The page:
See also: Coriander Trivia; Article: Cilantro
Cilantro, Chinese parsley and fresh coriander leaves are different names for the same plant. Cilantro usually refers to the fresh leaves used as an herb, and coriander to the seeds used as a spice. They are quite different in flavor, can not be used as substitutes for one another. The roots are also eaten as a vegetable.
Cilantro is mentioned in the Medical Papyrus of Thebes written in 1552 B.C. and is one of the plants which grew in the Hanging Gardens of Babylon. Ancient Hebrews added Cilantro to an herb mixture used in the ritual of Passover. Greek and Roman physicians hailed its medicinal powers. The Coriandum sativum herb is believed to have been one of the earliest plantings in North America - dating back to 1670 in Massachusetts - and it soon appeared in Latin America where the Cilantro leaves, rather than the seed, became most popular.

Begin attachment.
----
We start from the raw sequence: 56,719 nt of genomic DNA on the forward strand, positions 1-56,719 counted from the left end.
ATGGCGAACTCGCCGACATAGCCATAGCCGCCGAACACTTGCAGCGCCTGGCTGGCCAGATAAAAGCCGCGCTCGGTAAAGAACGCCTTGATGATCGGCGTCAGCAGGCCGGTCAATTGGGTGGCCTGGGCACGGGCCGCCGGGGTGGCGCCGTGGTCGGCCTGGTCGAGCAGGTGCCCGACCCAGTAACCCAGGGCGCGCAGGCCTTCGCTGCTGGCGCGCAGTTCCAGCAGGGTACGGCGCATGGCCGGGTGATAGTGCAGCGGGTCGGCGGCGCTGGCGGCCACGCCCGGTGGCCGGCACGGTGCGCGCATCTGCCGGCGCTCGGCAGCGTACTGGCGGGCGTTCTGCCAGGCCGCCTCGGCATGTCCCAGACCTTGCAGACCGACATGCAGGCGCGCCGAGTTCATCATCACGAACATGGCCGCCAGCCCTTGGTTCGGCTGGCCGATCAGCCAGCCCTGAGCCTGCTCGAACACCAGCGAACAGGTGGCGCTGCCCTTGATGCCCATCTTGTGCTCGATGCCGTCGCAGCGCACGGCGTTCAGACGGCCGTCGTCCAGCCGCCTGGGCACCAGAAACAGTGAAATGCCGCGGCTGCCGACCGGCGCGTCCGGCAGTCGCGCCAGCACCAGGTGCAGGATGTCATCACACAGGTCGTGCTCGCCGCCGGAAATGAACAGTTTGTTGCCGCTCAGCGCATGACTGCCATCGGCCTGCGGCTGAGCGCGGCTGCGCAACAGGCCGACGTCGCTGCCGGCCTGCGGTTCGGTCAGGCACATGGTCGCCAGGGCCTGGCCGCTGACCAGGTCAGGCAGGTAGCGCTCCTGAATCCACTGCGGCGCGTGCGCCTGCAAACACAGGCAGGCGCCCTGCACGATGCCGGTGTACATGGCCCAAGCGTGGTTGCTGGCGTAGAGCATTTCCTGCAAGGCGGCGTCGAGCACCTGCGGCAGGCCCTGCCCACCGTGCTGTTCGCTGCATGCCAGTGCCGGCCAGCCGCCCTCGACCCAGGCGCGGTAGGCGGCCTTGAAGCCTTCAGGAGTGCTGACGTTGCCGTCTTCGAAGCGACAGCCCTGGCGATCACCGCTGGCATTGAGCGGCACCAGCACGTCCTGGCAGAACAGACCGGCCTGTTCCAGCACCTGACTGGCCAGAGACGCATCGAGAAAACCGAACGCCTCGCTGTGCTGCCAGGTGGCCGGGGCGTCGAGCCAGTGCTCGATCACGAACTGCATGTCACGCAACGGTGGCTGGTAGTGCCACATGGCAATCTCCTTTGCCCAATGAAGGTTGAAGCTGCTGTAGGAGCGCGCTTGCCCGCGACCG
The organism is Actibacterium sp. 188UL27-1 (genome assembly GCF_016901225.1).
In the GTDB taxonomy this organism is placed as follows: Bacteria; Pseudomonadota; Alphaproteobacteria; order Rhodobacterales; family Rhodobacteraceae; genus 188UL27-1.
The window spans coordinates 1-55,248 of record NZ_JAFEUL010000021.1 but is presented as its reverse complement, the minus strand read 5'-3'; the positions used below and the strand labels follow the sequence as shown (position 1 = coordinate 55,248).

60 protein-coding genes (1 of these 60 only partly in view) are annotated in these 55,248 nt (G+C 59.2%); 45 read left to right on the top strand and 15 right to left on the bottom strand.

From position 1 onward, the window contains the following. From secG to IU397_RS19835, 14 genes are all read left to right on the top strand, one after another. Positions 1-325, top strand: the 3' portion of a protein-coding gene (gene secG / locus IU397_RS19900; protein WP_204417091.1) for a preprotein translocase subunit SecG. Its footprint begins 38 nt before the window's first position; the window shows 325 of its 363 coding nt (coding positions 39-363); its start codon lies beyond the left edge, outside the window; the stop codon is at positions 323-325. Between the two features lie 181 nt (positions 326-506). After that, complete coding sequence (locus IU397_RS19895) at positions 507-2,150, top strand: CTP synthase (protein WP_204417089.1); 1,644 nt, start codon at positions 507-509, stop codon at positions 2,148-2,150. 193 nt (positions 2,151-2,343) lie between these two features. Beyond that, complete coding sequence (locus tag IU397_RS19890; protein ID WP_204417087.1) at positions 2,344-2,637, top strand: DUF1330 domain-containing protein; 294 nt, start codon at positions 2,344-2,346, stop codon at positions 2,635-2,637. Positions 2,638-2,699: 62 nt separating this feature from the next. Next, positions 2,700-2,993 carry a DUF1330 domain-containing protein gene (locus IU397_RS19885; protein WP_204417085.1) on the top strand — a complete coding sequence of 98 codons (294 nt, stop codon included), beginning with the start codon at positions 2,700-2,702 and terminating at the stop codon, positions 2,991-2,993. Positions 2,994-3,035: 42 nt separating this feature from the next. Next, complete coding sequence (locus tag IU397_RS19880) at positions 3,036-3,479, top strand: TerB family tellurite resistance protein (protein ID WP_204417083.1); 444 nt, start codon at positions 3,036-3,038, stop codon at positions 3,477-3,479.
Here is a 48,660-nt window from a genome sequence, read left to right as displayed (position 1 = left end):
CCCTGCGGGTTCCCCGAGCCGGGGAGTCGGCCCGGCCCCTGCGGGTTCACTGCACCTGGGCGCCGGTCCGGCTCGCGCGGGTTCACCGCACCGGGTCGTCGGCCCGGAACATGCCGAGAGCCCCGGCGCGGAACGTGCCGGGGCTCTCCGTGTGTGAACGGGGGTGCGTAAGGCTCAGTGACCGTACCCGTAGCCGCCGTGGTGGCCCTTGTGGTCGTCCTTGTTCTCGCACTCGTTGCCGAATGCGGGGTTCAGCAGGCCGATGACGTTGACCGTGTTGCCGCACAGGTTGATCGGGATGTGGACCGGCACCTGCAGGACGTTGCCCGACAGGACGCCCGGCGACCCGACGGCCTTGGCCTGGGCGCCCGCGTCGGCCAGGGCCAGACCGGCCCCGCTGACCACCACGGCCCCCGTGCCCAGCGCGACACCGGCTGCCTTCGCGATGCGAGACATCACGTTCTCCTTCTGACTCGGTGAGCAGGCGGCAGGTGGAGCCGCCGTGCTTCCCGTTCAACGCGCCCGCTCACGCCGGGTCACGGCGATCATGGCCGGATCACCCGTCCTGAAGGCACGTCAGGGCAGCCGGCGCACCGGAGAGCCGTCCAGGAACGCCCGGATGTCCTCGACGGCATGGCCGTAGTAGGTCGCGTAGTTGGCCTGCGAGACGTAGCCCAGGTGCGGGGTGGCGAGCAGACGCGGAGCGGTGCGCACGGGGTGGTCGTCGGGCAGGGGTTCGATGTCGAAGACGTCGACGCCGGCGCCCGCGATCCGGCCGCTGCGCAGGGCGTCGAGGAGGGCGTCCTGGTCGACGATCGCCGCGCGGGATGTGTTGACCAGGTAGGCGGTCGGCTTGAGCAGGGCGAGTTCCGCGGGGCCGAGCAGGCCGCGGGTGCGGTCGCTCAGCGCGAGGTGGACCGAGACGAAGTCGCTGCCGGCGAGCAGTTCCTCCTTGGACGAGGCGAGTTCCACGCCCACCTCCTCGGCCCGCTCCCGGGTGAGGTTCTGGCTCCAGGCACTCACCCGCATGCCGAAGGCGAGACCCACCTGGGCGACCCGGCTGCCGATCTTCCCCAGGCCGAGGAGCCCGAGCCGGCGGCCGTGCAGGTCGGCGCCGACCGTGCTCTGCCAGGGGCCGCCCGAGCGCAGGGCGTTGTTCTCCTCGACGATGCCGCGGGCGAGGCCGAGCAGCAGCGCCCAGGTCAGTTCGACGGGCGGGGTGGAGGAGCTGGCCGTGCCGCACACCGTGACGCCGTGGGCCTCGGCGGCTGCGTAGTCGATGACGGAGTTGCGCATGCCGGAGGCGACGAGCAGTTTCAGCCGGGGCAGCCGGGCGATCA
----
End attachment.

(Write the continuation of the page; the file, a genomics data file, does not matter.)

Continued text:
Cilantro is believed to have been one of the earliest plantings in North America, where the cilantro leaves, rather than the seed, became more popular. Today, it is cultivated in the Mediterranean region of Southern Europe, Mexico and the U.S.
Cilantro is one of those tastes that people either love or hate, and descriptions of its taste and aroma vary widely. Here are some of the descriptions of it's flavor and odor from various sources:
slightly soapy; like parsley but tangier; cirtusy, biting tang; fragrant; zesty; muddy; a mixture of cumin and caraway; stinky bed bug flavor; smells and tastes of chemicals; pungent; unforgettably pungent; sharp, strong, earthy; sage citrus flavor; clean and distinct flavor; orange peel-like aroma; sweet flavor; slight numbing quality; like wood bugs'; wild and uncharacterizable.
Coriander is mentioned as an aphrodisiac in The Tales of the Arabian Nights.